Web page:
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ARS Home » Northeast Area » Beltsville, Maryland (BARC) » Beltsville Agricultural Research Center » Sustainable Perennial Crops Laboratory » Research » Research Project #438614

Research Project: Develop Pest Management Technologies and Strategies to Control the Coffee Berry Borer

Location: Sustainable Perennial Crops Laboratory

Project Number: 8042-22000-311-000-D
Project Type: In-House Appropriated

Start Date: Jul 29, 2020
End Date: Jul 28, 2025

Objective:
Objective 1: Study possible acoustic communication in the coffee berry borer. [NP304, C3, PS3B and 3C] Objective 2: Conduct an in-depth analysis of the coffee berry borer genome and transcriptome with the goal of elucidating functional and evolutionary innovations that might lead to novel and effective pest management strategies. [NP304, C3, PS3B and 3C]

Approach:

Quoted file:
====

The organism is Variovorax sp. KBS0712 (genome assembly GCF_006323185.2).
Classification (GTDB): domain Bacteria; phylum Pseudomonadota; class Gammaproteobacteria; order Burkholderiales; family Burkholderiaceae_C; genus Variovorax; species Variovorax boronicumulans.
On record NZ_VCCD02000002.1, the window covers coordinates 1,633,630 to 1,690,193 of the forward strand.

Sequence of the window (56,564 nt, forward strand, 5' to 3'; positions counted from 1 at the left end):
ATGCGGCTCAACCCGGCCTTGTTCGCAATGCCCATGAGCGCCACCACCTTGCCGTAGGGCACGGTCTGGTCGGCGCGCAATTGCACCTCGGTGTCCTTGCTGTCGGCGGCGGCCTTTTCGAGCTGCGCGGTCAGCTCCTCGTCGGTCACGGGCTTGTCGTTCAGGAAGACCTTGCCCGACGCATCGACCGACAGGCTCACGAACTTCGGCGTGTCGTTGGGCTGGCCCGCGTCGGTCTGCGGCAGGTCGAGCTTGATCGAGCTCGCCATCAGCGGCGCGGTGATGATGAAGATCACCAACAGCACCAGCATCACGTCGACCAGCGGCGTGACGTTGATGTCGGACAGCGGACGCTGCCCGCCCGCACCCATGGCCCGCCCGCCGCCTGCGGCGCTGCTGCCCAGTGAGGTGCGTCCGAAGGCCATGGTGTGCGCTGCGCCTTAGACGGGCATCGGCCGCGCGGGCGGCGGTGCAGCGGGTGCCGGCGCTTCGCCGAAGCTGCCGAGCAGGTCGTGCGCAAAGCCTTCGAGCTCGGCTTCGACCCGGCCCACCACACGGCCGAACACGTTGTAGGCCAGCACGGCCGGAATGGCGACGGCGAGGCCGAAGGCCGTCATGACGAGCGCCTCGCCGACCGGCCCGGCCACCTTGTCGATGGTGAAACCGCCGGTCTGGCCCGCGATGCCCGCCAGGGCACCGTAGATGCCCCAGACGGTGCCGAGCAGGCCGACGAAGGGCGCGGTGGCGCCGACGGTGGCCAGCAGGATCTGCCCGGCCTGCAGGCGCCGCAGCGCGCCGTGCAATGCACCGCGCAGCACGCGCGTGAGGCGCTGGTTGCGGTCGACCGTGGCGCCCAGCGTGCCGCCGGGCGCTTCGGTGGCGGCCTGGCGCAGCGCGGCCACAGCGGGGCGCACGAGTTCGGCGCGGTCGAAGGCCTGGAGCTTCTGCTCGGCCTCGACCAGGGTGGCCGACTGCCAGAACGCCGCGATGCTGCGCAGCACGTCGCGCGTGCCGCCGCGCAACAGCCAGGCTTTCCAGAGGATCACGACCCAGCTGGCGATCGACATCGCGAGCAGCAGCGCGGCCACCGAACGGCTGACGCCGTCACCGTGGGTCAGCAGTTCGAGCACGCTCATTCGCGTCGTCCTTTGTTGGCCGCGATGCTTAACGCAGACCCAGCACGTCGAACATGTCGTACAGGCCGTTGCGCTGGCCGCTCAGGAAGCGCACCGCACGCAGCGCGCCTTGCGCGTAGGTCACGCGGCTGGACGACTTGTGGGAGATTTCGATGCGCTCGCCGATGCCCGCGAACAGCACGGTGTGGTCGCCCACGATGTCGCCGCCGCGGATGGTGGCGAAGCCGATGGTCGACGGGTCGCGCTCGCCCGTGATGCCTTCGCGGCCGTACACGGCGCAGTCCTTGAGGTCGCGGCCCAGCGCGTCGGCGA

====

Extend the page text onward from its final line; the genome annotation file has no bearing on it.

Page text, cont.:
The coffee berry borer, Hypothenemus hampei, is the most devastating insect pest of coffee worldwide. Endemic to Africa, this bark beetle is now present in most coffee growing regions worldwide. Since most of its life cycle is spent inside the coffee berry, where the insect feeds solely on the coffee seeds, it is extremely difficult to manage. Most efforts aimed at managing the coffee berry borer have focused on biological control alternatives, including the release of parasitoids and the use of fungal entomopathogens, the use of traps, and cultural practices. More recently, a repellent has been identified but it is not commercially available. Due to the lack of effective and reliable pest management strategies against the coffee berry borer, it is essential to move the field in a new direction. The first objective of this project is to determine whether there is acoustic communication in the insect, and if there is, whether it can be interfered with to negatively affect its behavior and reproduction. The second objective is to conduct an in-depth analysis of the coffee berry borer genome and transcriptome with the goal of elucidating functional and evolutionary innovations that might lead to novel and effective pest management strategies. The focus will be on whether antisense oligonucleotides can be used to disrupt genes essential for survival. These objectives address the need to develop novel pest management strategies against this important agricultural pest.